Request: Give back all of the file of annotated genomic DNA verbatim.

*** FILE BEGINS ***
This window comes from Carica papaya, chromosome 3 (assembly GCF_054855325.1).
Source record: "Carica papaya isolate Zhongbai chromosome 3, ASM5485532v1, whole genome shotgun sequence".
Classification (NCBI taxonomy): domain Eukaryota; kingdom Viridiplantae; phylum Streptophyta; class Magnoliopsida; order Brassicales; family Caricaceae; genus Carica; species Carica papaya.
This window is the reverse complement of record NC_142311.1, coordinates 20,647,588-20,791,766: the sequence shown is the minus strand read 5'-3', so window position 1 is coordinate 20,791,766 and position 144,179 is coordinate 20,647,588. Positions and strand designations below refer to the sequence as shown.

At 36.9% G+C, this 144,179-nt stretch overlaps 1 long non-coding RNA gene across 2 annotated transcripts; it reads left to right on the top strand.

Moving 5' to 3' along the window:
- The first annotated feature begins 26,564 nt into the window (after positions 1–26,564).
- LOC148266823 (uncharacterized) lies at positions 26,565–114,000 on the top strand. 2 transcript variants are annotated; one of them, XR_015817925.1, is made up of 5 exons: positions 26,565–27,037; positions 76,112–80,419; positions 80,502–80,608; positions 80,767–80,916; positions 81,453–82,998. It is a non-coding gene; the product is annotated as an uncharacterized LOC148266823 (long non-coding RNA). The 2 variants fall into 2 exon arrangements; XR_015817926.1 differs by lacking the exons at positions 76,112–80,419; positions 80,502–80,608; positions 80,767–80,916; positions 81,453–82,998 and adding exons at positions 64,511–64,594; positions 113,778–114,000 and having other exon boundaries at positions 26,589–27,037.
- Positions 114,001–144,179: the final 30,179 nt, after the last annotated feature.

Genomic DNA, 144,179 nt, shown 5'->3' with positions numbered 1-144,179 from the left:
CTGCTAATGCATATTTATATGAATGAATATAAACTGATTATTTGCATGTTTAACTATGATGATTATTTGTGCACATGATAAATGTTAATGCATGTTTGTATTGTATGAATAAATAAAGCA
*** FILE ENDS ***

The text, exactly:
This window comes from Carica papaya, chromosome 3 (assembly GCF_054855325.1).
Source record: "Carica papaya isolate Zhongbai chromosome 3, ASM5485532v1, whole genome shotgun sequence".
Classification (NCBI taxonomy): domain Eukaryota; kingdom Viridiplantae; phylum Streptophyta; class Magnoliopsida; order Brassicales; family Caricaceae; genus Carica; species Carica papaya.
This window is the reverse complement of record NC_142311.1, coordinates 20,647,588-20,791,766: the sequence shown is the minus strand read 5'-3', so window position 1 is coordinate 20,791,766 and position 144,179 is coordinate 20,647,588. Positions and strand designations below refer to the sequence as shown.

At 36.9% G+C, this 144,179-nt stretch overlaps 1 long non-coding RNA gene across 2 annotated transcripts; it reads left to right on the top strand.

Moving 5' to 3' along the window:
- The first annotated feature begins 26,564 nt into the window (after positions 1–26,564).
- LOC148266823 (uncharacterized) lies at positions 26,565–114,000 on the top strand. 2 transcript variants are annotated; one of them, XR_015817925.1, is made up of 5 exons: positions 26,565–27,037; positions 76,112–80,419; positions 80,502–80,608; positions 80,767–80,916; positions 81,453–82,998. It is a non-coding gene; the product is annotated as an uncharacterized LOC148266823 (long non-coding RNA). The 2 variants fall into 2 exon arrangements; XR_015817926.1 differs by lacking the exons at positions 76,112–80,419; positions 80,502–80,608; positions 80,767–80,916; positions 81,453–82,998 and adding exons at positions 64,511–64,594; positions 113,778–114,000 and having other exon boundaries at positions 26,589–27,037.
- Positions 114,001–144,179: the final 30,179 nt, after the last annotated feature.

Genomic DNA, 144,179 nt, shown 5'->3' with positions numbered 1-144,179 from the left:
CTGCTAATGCATATTTATATGAATGAATATAAACTGATTATTTGCATGTTTAACTATGATGATTATTTGTGCACATGATAAATGTTAATGCATGTTTGTATTGTATGAATAAATAAAGCA